Transformation: Week 1
Change as a Catalyst for Transformation
Thursday, June 30, 2016
The word change normally refers to new beginnings. But transformation, the mystery we’re examining, more often happens not when something new begins but when something old falls apart. The pain of something old falling apart—chaos—invites the soul to listen at a deeper level. It invites and sometimes forces the soul to go to a new place because the old place is falling apart. Otherwise, most of us would never go to new places. The mystics use many words to describe this chaos: fire, darkness, death, emptiness, abandonment, trial, the Evil One. Whatever it is, it does not feel good and it does not feel like God. You will do anything to keep the old thing from falling apart. This is when you need patience, guidance, and the freedom to let go instead of tightening your controls and certitudes. Perhaps Jesus is describing this phenomenon when he says, “It is a narrow gate and a hard road that leads to life, and only a few find it” (Matthew 7:14). Not accidentally, he mentions this narrow road right after teaching the Golden Rule. Jesus knows how much letting go it takes to “treat others as you would like them to treat you” (7:12).
Transformation usually includes a disconcerting reorientation. Change can either help people to find a new meaning, or it can cause people to close down and turn bitter. The difference is determined by the quality of your inner life, what we call your “spirituality.” Change of itself just happens; but spiritual transformation must become an actual process of letting go, living in the confusing dark space for a while, and allowing yourself to be spit up on a new and unexpected shore. You can see why Jonah in the belly of the whale is such an important symbol for many Jews and Christians.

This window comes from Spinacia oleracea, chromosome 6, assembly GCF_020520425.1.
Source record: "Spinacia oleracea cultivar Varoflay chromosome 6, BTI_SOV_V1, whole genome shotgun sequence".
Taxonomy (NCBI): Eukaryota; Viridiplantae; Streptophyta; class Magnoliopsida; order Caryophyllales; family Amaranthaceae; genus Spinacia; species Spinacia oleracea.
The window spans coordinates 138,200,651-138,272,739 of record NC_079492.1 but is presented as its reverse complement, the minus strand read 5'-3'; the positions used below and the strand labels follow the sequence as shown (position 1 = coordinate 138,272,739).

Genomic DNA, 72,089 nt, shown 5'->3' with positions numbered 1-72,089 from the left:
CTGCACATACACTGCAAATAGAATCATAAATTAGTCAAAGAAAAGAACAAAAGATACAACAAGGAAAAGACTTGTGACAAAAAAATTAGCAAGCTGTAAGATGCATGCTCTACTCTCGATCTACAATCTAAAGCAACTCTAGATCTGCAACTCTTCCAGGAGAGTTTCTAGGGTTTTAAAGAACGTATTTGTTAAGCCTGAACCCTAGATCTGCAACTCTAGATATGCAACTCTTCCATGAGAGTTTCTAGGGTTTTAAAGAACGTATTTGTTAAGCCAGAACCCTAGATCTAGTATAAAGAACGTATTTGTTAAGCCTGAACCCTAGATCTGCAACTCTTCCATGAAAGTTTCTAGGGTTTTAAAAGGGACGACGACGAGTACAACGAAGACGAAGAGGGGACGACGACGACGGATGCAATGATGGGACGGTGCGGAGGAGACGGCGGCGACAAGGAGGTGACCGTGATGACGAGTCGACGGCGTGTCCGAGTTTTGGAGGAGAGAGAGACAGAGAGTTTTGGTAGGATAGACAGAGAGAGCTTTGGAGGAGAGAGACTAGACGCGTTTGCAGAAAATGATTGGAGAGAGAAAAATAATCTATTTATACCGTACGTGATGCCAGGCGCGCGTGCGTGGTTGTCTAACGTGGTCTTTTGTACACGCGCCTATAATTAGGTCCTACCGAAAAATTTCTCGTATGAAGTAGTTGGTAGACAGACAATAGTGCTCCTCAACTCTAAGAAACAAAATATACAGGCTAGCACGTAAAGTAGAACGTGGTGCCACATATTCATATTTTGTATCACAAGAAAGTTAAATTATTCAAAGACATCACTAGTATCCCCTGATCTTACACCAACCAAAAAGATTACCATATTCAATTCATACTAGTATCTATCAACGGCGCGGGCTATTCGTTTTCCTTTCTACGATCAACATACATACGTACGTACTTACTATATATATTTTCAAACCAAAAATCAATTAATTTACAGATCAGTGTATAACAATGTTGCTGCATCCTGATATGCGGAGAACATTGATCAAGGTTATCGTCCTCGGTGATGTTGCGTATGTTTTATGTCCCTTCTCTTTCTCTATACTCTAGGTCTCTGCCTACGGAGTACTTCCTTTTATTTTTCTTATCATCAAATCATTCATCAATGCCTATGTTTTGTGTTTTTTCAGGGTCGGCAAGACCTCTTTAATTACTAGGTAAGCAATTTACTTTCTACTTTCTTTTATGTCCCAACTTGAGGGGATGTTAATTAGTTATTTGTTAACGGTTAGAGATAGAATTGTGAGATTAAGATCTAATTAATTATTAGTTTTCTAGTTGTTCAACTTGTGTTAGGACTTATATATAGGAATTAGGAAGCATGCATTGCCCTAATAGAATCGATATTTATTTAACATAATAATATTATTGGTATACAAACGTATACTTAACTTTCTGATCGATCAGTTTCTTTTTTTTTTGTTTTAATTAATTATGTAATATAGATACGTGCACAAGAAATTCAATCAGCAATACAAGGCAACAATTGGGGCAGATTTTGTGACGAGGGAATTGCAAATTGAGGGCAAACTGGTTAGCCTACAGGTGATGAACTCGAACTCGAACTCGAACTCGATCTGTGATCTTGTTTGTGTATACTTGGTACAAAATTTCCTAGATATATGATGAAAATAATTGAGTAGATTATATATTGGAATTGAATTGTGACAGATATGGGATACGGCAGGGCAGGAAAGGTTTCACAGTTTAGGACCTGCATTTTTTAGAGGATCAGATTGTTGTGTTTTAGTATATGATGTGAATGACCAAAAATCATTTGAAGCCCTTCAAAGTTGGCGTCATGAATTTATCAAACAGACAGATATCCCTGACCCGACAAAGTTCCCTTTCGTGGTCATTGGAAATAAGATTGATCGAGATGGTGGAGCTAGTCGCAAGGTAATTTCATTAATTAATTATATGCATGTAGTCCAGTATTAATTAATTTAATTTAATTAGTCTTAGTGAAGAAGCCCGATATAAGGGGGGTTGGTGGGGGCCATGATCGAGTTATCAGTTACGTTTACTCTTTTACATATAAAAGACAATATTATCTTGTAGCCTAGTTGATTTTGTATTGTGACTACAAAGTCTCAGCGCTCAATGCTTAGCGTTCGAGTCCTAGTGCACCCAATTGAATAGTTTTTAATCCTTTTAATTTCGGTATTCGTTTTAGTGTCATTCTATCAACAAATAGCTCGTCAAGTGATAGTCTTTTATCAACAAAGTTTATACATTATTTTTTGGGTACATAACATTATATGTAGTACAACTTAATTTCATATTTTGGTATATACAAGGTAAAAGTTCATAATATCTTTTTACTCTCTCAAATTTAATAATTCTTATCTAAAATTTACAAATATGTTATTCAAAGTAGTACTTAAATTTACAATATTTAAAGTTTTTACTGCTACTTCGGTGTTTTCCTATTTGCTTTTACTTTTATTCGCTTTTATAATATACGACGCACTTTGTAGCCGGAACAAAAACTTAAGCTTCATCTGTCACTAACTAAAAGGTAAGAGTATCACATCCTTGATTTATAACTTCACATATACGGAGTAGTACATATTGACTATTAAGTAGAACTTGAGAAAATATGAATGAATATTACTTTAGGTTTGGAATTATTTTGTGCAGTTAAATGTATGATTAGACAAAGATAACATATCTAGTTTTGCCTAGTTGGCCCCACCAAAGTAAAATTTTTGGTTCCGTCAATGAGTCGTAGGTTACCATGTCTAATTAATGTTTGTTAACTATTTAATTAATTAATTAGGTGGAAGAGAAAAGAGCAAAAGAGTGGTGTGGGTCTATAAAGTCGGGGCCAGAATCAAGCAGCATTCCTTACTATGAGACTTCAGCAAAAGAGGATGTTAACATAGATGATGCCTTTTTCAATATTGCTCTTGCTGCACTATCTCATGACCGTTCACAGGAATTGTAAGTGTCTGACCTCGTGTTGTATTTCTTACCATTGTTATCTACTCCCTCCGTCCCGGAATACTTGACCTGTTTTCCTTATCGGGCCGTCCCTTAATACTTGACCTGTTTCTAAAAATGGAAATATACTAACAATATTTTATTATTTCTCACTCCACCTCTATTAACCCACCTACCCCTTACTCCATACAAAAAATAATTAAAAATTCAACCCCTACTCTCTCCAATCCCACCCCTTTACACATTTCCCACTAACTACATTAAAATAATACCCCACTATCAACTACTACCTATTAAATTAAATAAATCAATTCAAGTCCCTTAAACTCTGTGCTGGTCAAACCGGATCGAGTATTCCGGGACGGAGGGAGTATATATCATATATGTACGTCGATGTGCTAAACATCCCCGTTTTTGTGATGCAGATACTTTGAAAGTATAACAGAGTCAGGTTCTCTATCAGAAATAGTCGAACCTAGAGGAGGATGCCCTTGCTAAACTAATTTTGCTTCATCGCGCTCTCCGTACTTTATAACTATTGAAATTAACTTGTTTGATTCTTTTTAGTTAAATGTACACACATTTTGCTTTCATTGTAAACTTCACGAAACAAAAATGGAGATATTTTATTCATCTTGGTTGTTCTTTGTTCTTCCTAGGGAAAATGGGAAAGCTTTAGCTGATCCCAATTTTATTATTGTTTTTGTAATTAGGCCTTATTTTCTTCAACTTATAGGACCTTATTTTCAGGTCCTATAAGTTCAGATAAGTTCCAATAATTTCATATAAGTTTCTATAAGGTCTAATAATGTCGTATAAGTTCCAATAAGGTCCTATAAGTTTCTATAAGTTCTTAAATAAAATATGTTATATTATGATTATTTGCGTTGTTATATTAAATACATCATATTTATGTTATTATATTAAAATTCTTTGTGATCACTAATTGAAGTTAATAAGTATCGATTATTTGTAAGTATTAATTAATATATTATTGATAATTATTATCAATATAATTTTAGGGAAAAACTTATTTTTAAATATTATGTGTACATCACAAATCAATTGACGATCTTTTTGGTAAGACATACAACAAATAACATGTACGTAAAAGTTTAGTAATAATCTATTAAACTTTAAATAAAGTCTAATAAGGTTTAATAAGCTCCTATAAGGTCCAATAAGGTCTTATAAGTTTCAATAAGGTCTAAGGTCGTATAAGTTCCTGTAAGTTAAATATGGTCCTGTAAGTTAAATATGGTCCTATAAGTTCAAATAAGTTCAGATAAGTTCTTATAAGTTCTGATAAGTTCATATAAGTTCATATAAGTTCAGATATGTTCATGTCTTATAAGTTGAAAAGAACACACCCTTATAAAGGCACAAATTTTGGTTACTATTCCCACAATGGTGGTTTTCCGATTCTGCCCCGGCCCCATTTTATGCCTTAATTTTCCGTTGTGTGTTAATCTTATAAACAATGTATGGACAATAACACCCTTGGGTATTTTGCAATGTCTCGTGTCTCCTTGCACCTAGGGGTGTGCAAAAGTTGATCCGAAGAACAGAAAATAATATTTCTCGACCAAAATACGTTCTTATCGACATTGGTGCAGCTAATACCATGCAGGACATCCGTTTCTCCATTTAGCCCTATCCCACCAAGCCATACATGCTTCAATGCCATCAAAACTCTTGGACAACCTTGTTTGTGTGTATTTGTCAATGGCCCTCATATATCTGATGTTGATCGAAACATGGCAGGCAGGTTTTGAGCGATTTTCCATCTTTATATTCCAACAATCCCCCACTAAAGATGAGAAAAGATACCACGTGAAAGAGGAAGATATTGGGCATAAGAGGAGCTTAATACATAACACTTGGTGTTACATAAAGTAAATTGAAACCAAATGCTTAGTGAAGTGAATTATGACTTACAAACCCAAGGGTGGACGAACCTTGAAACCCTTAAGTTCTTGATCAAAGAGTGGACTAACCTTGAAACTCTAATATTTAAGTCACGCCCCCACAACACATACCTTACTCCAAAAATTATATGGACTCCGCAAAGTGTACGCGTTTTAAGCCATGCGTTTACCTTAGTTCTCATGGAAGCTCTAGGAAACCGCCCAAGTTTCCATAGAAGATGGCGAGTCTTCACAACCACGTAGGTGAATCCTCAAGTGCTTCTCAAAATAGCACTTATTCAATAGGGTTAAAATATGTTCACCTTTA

In the moments of insecurity and crisis, “shoulds” and “oughts” don’t really help; they just increase the shame, guilt, pressure, and likelihood of backsliding. It’s the deep yeses that carry you through. Focusing on something you absolutely believe in, that you’re committed to, will help you wait it out. Love wins over guilt any day. It is sad that we settle for the short-run effectiveness of shaming people instead of the long-term life benefits of grace-filled transformation. But we are a culture of progress and efficiency, impatient with gradual growth. God’s way of restoring things interiorly is much more patient—and finally more effective. God lets Jonah run in the wrong direction, but finds a long, painful, circuitous path to get him back where he needs to be—and almost entirely in spite of himself! Looking in this rear-view mirror fills you with gratitude for God’s work in your life.
Gateway to Silence:
Teach me how to see.
Adapted from Richard Rohr with John Feister, Hope Against Darkness: The Transforming Vision of Saint Francis in an Age of Anxiety (Franciscan Media: 2001), 69, 81-82.